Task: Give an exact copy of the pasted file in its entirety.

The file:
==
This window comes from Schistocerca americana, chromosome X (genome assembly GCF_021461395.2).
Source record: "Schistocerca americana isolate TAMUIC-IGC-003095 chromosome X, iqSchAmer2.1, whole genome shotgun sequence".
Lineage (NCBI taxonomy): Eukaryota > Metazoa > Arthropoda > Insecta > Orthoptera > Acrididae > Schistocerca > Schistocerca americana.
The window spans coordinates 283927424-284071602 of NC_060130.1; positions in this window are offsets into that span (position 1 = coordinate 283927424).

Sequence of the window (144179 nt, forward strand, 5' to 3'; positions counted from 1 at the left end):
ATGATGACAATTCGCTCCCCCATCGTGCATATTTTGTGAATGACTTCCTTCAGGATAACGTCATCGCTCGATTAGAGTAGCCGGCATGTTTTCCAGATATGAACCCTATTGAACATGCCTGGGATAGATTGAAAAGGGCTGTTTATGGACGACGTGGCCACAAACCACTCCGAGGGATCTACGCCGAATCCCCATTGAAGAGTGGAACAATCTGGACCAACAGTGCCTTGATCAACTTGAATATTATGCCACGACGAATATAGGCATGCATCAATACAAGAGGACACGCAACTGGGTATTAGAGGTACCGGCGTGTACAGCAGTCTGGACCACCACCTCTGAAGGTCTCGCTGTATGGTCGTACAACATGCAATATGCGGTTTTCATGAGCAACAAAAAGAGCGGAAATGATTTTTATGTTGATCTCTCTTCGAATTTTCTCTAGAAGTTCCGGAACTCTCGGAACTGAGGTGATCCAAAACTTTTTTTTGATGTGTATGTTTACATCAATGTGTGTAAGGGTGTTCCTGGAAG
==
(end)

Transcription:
This window comes from Schistocerca americana, chromosome X (genome assembly GCF_021461395.2).
Source record: "Schistocerca americana isolate TAMUIC-IGC-003095 chromosome X, iqSchAmer2.1, whole genome shotgun sequence".
Lineage (NCBI taxonomy): Eukaryota > Metazoa > Arthropoda > Insecta > Orthoptera > Acrididae > Schistocerca > Schistocerca americana.
The window spans coordinates 283927424-284071602 of NC_060130.1; positions in this window are offsets into that span (position 1 = coordinate 283927424).

Sequence of the window (144179 nt, forward strand, 5' to 3'; positions counted from 1 at the left end):
ATGATGACAATTCGCTCCCCCATCGTGCATATTTTGTGAATGACTTCCTTCAGGATAACGTCATCGCTCGATTAGAGTAGCCGGCATGTTTTCCAGATATGAACCCTATTGAACATGCCTGGGATAGATTGAAAAGGGCTGTTTATGGACGACGTGGCCACAAACCACTCCGAGGGATCTACGCCGAATCCCCATTGAAGAGTGGAACAATCTGGACCAACAGTGCCTTGATCAACTTGAATATTATGCCACGACGAATATAGGCATGCATCAATACAAGAGGACACGCAACTGGGTATTAGAGGTACCGGCGTGTACAGCAGTCTGGACCACCACCTCTGAAGGTCTCGCTGTATGGTCGTACAACATGCAATATGCGGTTTTCATGAGCAACAAAAAGAGCGGAAATGATTTTTATGTTGATCTCTCTTCGAATTTTCTCTAGAAGTTCCGGAACTCTCGGAACTGAGGTGATCCAAAACTTTTTTTTGATGTGTATGTTTACATCAATGTGTGTAAGGGTGTTCCTGGAAG